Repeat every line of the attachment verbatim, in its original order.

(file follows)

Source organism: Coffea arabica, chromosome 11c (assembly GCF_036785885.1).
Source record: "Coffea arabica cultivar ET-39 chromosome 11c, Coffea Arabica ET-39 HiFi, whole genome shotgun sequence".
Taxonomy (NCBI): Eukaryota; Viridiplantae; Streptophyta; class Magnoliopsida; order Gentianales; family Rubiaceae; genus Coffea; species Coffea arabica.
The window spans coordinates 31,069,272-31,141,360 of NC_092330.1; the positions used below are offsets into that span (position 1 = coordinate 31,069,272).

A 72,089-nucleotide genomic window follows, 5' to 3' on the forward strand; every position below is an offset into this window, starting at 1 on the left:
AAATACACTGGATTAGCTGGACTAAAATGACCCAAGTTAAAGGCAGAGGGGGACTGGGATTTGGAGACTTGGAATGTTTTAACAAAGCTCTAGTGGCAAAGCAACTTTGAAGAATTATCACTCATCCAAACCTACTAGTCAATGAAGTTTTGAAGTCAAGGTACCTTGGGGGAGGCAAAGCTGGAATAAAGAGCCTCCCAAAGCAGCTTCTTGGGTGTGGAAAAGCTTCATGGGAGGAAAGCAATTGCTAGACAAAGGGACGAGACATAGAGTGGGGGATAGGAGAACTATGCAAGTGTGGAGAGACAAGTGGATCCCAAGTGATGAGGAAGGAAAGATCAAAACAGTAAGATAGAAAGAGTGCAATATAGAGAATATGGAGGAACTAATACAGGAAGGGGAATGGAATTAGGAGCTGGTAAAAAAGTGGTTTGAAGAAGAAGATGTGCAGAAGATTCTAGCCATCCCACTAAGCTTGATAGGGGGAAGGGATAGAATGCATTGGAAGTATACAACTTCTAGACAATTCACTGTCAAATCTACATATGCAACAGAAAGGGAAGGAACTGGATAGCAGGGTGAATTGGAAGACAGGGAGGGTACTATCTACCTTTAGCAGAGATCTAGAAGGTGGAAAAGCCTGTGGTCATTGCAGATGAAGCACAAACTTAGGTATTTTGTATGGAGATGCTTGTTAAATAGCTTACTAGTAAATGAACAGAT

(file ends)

Source organism: Coffea arabica, chromosome 11c (assembly GCF_036785885.1).
Source record: "Coffea arabica cultivar ET-39 chromosome 11c, Coffea Arabica ET-39 HiFi, whole genome shotgun sequence".
Taxonomy (NCBI): Eukaryota; Viridiplantae; Streptophyta; class Magnoliopsida; order Gentianales; family Rubiaceae; genus Coffea; species Coffea arabica.
The window spans coordinates 31,069,272-31,141,360 of NC_092330.1; the positions used below are offsets into that span (position 1 = coordinate 31,069,272).

A 72,089-nucleotide genomic window follows, 5' to 3' on the forward strand; every position below is an offset into this window, starting at 1 on the left:
AAATACACTGGATTAGCTGGACTAAAATGACCCAAGTTAAAGGCAGAGGGGGACTGGGATTTGGAGACTTGGAATGTTTTAACAAAGCTCTAGTGGCAAAGCAACTTTGAAGAATTATCACTCATCCAAACCTACTAGTCAATGAAGTTTTGAAGTCAAGGTACCTTGGGGGAGGCAAAGCTGGAATAAAGAGCCTCCCAAAGCAGCTTCTTGGGTGTGGAAAAGCTTCATGGGAGGAAAGCAATTGCTAGACAAAGGGACGAGACATAGAGTGGGGGATAGGAGAACTATGCAAGTGTGGAGAGACAAGTGGATCCCAAGTGATGAGGAAGGAAAGATCAAAACAGTAAGATAGAAAGAGTGCAATATAGAGAATATGGAGGAACTAATACAGGAAGGGGAATGGAATTAGGAGCTGGTAAAAAAGTGGTTTGAAGAAGAAGATGTGCAGAAGATTCTAGCCATCCCACTAAGCTTGATAGGGGGAAGGGATAGAATGCATTGGAAGTATACAACTTCTAGACAATTCACTGTCAAATCTACATATGCAACAGAAAGGGAAGGAACTGGATAGCAGGGTGAATTGGAAGACAGGGAGGGTACTATCTACCTTTAGCAGAGATCTAGAAGGTGGAAAAGCCTGTGGTCATTGCAGATGAAGCACAAACTTAGGTATTTTGTATGGAGATGCTTGTTAAATAGCTTACTAGTAAATGAACAGAT